The evolution of China’s ETS is a vivid example. The world’s biggest greenhouse gas (GHG) emitter and a non-typical market economy is soon to open a national carbon market covering about 40 percent to 50 percent of its total GHG emissions and replacing the EU ETS as the “largest carbon pricing initiative.” The transition from the current eight pilot schemes to the national emissions trading scheme (NETS) not only shows China’s ascending climate ambitions but also sends out a strong signal to those jurisdictions seeking the linkage of domestic ETSs and encourages more players to participate. Numerous literature indicates that linking carbon markets across boarders would produce environmental and economic benefits. Adding to those benefits, the linkage could enhance transparency on GHG emissions accounting and reporting and facilitate information sharing of climate action.
A closer look at article 6.2 of the Paris Agreement reveals its non-restriction on the type of cooperative approaches that may employ ITMOs toward NDCs. An enhanced and flexible transparency framework was enshrined in article 13, requiring all parties to regularly submit a national GHG inventory and inform of implementation progress (paragraph 7) and to undergo expert and peer review (paragraph 11). Developing domestic ETSs and linking them, different from the centralized market mechanism under the Kyoto Protocol, is a promising approach to holding parties accountable and giving carbon market a full play in realizing transparency.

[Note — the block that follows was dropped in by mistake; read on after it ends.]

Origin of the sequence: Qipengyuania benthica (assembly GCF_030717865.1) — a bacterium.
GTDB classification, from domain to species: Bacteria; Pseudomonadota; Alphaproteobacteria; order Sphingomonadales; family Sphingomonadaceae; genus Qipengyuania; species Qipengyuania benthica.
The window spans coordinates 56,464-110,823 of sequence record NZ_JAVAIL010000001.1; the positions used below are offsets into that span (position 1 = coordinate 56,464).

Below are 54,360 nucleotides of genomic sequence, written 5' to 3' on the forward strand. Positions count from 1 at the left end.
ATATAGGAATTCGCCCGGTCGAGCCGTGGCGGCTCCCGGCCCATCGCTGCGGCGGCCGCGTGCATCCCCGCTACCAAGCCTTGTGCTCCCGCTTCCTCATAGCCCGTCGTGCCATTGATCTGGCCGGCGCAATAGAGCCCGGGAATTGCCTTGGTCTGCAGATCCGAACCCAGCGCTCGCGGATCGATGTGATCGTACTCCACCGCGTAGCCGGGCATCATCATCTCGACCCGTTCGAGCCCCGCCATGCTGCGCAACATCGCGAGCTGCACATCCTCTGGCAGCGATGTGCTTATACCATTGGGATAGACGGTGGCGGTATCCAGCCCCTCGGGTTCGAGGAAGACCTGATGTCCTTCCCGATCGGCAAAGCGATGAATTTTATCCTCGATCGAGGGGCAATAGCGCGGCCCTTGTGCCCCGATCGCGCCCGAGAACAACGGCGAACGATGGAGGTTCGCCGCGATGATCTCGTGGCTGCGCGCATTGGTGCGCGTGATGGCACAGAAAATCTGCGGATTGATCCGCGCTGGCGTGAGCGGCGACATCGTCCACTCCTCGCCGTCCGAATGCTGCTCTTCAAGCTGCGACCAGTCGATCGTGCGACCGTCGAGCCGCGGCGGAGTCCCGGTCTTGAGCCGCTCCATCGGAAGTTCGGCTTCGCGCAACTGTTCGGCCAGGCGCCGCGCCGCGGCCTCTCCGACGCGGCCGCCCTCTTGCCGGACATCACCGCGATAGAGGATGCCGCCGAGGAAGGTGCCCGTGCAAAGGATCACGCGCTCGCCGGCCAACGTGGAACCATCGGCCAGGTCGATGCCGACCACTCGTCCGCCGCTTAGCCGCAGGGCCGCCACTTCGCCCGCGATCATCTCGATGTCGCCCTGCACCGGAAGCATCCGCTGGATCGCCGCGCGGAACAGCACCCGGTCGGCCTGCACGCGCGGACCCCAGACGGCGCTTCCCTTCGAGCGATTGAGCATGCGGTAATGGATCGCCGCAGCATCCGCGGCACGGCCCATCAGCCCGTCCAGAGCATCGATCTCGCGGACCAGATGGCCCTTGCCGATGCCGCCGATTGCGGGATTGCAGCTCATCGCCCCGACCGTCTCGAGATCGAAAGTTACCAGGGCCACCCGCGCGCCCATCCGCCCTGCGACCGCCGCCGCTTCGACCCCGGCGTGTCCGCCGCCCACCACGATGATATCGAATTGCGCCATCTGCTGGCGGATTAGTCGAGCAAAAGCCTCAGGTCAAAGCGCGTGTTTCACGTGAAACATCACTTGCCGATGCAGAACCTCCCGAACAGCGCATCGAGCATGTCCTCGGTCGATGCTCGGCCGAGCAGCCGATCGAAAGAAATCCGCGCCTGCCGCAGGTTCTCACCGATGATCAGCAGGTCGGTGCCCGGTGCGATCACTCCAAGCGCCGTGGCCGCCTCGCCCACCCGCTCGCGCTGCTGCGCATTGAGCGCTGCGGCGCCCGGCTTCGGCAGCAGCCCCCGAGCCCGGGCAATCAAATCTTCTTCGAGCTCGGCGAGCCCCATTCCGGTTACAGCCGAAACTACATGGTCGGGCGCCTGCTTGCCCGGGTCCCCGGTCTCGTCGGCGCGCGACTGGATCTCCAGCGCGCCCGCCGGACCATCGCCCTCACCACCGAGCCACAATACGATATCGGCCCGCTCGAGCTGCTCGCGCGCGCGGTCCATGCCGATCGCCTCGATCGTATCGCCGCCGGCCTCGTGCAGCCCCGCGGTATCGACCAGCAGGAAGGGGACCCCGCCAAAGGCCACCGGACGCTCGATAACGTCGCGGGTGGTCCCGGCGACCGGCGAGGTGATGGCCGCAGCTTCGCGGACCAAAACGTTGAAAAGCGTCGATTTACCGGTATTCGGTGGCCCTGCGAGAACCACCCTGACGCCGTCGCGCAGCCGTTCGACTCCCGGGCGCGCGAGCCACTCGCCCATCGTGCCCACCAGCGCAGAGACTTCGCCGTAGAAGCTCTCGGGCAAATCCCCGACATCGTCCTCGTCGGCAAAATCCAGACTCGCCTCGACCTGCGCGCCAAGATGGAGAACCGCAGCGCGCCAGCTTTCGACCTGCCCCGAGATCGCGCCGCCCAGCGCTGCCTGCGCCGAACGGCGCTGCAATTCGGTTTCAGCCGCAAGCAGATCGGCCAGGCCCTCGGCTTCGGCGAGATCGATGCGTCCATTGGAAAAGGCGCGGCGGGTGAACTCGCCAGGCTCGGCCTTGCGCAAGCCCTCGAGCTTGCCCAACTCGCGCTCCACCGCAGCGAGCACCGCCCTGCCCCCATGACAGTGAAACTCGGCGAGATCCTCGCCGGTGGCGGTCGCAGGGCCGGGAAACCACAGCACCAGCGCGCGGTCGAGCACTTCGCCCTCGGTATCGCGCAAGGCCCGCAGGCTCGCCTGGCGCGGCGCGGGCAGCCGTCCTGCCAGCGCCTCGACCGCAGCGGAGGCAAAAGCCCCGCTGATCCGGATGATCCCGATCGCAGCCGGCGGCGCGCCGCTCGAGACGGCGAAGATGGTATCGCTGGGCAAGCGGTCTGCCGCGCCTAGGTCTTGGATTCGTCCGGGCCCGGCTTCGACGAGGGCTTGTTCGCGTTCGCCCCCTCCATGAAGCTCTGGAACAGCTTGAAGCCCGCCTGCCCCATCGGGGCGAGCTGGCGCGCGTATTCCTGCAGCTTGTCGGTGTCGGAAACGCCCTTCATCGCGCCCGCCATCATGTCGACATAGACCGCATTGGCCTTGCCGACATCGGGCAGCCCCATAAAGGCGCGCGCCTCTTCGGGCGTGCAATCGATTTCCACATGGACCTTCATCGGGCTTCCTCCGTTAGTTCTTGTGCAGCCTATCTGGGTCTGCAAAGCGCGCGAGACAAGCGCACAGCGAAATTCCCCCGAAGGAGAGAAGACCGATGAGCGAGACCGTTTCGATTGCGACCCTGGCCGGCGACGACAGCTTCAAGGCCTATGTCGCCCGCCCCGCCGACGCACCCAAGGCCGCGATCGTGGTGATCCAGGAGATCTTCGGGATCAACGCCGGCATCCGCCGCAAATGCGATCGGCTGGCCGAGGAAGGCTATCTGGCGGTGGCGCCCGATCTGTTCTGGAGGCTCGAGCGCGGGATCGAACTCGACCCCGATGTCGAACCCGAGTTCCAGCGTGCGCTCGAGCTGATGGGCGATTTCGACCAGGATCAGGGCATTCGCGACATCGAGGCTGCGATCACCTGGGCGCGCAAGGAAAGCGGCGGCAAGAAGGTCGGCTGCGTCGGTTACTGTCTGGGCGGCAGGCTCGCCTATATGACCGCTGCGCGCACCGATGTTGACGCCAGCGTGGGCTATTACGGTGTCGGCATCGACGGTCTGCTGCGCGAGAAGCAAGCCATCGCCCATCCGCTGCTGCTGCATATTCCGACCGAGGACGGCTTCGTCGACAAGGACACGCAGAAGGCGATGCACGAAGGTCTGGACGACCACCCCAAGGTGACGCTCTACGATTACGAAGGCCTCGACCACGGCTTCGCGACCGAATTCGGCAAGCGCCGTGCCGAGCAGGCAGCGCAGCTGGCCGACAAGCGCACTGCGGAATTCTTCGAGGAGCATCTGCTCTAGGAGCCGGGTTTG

Again, the Chinese story is encouraging, at least for those without a mature system for measuring, reporting, and verifying GHG emissions. China has been often criticized for being too protective of its emissions data and not fully reporting emissions. China’s transition to the NETS creates a good opportunity for making such data more accessible and provides momentum for higher-level and more united legislation to track compliance and ensure accurate and credible data.